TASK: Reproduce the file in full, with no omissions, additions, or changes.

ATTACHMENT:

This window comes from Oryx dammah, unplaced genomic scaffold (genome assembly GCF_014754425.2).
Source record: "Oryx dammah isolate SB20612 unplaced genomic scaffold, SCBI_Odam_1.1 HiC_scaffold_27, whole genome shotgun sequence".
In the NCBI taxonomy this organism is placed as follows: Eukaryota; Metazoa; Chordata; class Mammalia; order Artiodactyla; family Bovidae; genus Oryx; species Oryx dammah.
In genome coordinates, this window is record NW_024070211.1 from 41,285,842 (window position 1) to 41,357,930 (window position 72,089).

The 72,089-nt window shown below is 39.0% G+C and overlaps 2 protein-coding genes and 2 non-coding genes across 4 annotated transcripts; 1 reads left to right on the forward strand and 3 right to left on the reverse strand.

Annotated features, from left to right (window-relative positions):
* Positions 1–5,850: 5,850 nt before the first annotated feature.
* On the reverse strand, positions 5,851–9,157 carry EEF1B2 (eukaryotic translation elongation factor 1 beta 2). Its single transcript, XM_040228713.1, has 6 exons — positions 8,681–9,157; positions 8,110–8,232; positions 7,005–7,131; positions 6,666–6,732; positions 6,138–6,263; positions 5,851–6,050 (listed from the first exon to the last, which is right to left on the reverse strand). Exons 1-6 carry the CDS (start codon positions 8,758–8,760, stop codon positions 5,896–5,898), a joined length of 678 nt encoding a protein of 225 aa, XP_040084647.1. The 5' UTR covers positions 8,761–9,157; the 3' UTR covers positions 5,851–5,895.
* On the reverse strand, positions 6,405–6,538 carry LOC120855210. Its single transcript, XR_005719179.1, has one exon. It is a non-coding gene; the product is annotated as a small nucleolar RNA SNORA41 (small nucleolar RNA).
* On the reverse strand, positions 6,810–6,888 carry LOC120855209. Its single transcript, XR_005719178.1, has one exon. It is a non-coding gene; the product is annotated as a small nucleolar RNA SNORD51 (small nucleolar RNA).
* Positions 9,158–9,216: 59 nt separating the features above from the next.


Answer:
This window comes from Oryx dammah, unplaced genomic scaffold (genome assembly GCF_014754425.2).
Source record: "Oryx dammah isolate SB20612 unplaced genomic scaffold, SCBI_Odam_1.1 HiC_scaffold_27, whole genome shotgun sequence".
In the NCBI taxonomy this organism is placed as follows: Eukaryota; Metazoa; Chordata; class Mammalia; order Artiodactyla; family Bovidae; genus Oryx; species Oryx dammah.
In genome coordinates, this window is record NW_024070211.1 from 41,285,842 (window position 1) to 41,357,930 (window position 72,089).

The 72,089-nt window shown below is 39.0% G+C and overlaps 2 protein-coding genes and 2 non-coding genes across 4 annotated transcripts; 1 reads left to right on the forward strand and 3 right to left on the reverse strand.

Annotated features, from left to right (window-relative positions):
* Positions 1–5,850: 5,850 nt before the first annotated feature.
* On the reverse strand, positions 5,851–9,157 carry EEF1B2 (eukaryotic translation elongation factor 1 beta 2). Its single transcript, XM_040228713.1, has 6 exons — positions 8,681–9,157; positions 8,110–8,232; positions 7,005–7,131; positions 6,666–6,732; positions 6,138–6,263; positions 5,851–6,050 (listed from the first exon to the last, which is right to left on the reverse strand). Exons 1-6 carry the CDS (start codon positions 8,758–8,760, stop codon positions 5,896–5,898), a joined length of 678 nt encoding a protein of 225 aa, XP_040084647.1. The 5' UTR covers positions 8,761–9,157; the 3' UTR covers positions 5,851–5,895.
* On the reverse strand, positions 6,405–6,538 carry LOC120855210. Its single transcript, XR_005719179.1, has one exon. It is a non-coding gene; the product is annotated as a small nucleolar RNA SNORA41 (small nucleolar RNA).
* On the reverse strand, positions 6,810–6,888 carry LOC120855209. Its single transcript, XR_005719178.1, has one exon. It is a non-coding gene; the product is annotated as a small nucleolar RNA SNORD51 (small nucleolar RNA).
* Positions 9,158–9,216: 59 nt separating the features above from the next.